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Federal Trade Commission v. Credit Bureau Center, LLC

United States District Court, N.D. Illinois, Eastern Division

February 21, 2017

FEDERAL TRADE COMMISSION, Plaintiff,
v.
CREDIT BUREAU CENTER, LLC and MICHAEL BROWN, Defendants.

          MEMORANDUM OPINION AND ORDER

          MATTHEW F. KENNELLY United States District Judge.

         On January 10, 2017, the Federal Trade Commission (FTC) filed a complaint against Credit Bureau Center, LLC, Michael Brown, Danny Pierce, and Andrew Lloyd seeking a permanent injunction and equitable relief. The FTC alleges that defendants violated section 5(a) of the FTC Act, 15 U.S.C. § 45(a); section 612(g)(1) of the Fair Credit Reporting Act (FCRA), 15 U.S.C. § 1681j(g)(1), and the Free Annual File Disclosures Rule (Free Reports Rule), 12 C.F.R. § 1022.138; and the Restore Online Shoppers' Confidence Act (ROSCA), 15 U.S.C. § 8403.

         The FTC moved ex parte for a temporary restraining order including an asset freeze, appointment of a receiver, and other relief. On January 11, 2017, Judge Sharon Johnson Coleman, acting as emergency judge in the undersigned judge's absence, granted the requested TRO.

         The FTC also moved for a preliminary injunction against all of the defendants. Lloyd and Pierce agreed to entry of a preliminary injunction, and CBC and Brown opposed the FTC's motion. The Court held an evidentiary hearing on the preliminary injunction motion on February 13-14, 2017 and extended the TRO through 5:00 p.m. on February 21, 2017 to permit consideration of the evidence and arguments presented at the preliminary injunction hearing. For the following reasons, the Court grants the FTC's motion for preliminary injunction.

         Background

         CBC, formerly known as MyScore LLC, also doing business as eFreeScore.com, Creditupdates.com, and FreeCreditNation.com, is a single-member LLC that is owned and run by Brown. CBC has only one employee, Brown himself. It uses independent contractors for sales, marketing, customer service, and accounting.

         CBC offers online credit scores and credit monitoring services to consumers. Brown says that CBC engaged in two primary lines of business: (1) the offering of credit monitoring solutions that take the form of "white-labeled" or "co-branded" credit reports, scores and monitoring, and (2) the offering of credit monitoring solutions through an affiliate marketing program to consumers. For white-label websites, CBC offers credit reporting services under the name of its affiliate on the affiliate's website. For co-branded credit report offerings, CBC will create a custom landing page for the affiliate or partner where the page will contain wording to the effect that the partner is offering the credit monitoring services but that the services are powered by CBC. CBC's other line of business is direct sales of credit monitoring services driven by affiliate marketers. Pl.'s Mot. for Prelim. Inj., Ex. 10 ¶ 6. In order to do this, CBC hires affiliates or affiliate networks to attract consumers and drive traffic to its websites. Id. In exchange, CBC's affiliates are paid commission on the sales they generate for CBC. Id.; Pl.'s Reply, Ex. 12, Att. A, pp. 28-30. This wrongdoing alleged in this case concerns CBC's affiliate marketing business.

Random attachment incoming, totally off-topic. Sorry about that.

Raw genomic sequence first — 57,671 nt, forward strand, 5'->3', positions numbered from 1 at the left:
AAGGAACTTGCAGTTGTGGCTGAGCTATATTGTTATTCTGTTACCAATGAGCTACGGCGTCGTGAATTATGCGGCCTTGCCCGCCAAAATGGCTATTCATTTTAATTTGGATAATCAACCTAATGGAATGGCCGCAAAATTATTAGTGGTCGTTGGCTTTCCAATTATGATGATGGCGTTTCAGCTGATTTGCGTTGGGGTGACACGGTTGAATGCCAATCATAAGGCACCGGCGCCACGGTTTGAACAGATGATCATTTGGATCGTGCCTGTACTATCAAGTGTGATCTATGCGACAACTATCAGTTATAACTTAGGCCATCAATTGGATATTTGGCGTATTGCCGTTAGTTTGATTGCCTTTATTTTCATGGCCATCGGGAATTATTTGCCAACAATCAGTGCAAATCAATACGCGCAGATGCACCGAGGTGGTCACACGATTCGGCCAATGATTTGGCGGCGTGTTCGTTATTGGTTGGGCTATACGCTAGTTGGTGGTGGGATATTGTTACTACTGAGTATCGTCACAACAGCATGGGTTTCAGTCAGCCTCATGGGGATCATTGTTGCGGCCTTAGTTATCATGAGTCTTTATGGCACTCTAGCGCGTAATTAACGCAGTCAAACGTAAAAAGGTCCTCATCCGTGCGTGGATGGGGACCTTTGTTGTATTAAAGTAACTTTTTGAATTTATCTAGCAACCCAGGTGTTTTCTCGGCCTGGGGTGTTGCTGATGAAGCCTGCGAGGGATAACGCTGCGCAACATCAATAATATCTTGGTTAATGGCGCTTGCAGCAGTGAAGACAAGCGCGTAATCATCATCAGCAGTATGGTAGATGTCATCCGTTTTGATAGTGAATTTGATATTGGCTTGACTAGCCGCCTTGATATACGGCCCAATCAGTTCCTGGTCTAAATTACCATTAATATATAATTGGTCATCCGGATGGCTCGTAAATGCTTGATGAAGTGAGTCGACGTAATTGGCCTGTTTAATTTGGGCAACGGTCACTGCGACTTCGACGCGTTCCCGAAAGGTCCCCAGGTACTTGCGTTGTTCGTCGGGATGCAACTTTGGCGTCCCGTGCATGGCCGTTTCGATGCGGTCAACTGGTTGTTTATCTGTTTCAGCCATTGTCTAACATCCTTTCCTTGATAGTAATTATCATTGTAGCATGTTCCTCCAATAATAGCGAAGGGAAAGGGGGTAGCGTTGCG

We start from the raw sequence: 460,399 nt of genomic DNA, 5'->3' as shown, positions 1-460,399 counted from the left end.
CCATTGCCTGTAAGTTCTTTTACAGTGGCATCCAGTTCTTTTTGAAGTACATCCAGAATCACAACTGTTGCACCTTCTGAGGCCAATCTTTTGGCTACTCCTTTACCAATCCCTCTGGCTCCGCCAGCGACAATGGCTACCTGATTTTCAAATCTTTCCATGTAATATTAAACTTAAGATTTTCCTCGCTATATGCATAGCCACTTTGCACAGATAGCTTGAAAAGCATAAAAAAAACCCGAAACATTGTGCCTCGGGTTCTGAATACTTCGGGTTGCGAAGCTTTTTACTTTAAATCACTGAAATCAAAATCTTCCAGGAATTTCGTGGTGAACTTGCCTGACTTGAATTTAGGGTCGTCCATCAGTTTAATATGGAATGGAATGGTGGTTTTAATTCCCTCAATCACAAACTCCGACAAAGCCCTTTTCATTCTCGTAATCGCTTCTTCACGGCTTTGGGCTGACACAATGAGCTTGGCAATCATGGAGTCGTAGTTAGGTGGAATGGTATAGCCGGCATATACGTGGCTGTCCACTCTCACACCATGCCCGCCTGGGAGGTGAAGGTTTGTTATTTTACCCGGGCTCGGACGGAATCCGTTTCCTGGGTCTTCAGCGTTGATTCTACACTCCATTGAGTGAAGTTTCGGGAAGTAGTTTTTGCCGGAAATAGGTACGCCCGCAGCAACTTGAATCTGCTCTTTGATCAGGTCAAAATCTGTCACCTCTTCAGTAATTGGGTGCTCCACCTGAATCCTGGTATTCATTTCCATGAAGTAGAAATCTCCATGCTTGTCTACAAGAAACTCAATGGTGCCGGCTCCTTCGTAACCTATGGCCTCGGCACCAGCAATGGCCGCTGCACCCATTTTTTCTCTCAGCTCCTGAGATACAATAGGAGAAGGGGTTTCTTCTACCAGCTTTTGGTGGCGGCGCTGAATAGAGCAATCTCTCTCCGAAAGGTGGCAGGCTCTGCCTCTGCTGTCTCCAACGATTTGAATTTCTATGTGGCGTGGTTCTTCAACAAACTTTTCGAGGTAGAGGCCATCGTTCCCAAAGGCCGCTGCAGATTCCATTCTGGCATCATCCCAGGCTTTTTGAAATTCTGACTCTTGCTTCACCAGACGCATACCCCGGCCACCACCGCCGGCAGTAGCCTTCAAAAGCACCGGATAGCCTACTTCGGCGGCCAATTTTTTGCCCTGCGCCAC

From the company's inception in the second half of 2011 through January 19, 2017, CBC generated more than $10.1 million in revenue, net of chargebacks, returns, and other adjustments. CBC's total net income from its inception to January 19, 2017 was approximately $1.67 million, of which $659, 159 was distributed to Brown. The lion's share of CBC's revenue was obtained in 2014, 2015, and 2016 (its total revenue for 2013, its best year up to that point, was under $600, 000). In early 2014, CBC hired Revable Network LLC, a company owned and run by Pierce, to perform affiliate marketing to drive consumer traffic to CBC's websites. Pierce, in turn engaged Lloyd, who established and ran a fraudulent advertising campaign to generate business for CBC. Lloyd posted Craigslist ads purporting to offer attractive rental properties. When a consumer responded to one of these ads, Lloyd replied by impersonating the owner or manager of the purported rental property-which did not actually exist-and inviting the consumer to take a tour of the property. Visiting the property, however, was conditioned on the consumer first obtaining his or her credit report. The phony landlord letter included a link that Lloyd identified as a credit report service. When the consumer clicked on the link, she would arrive at a landing page that showed an offer from CBC for a free credit report and credit score. When the consumer signed up, she received a free credit score but was also enrolled in CBC's credit monitoring service, which carried an automatic monthly charge of twenty to thirty dollars.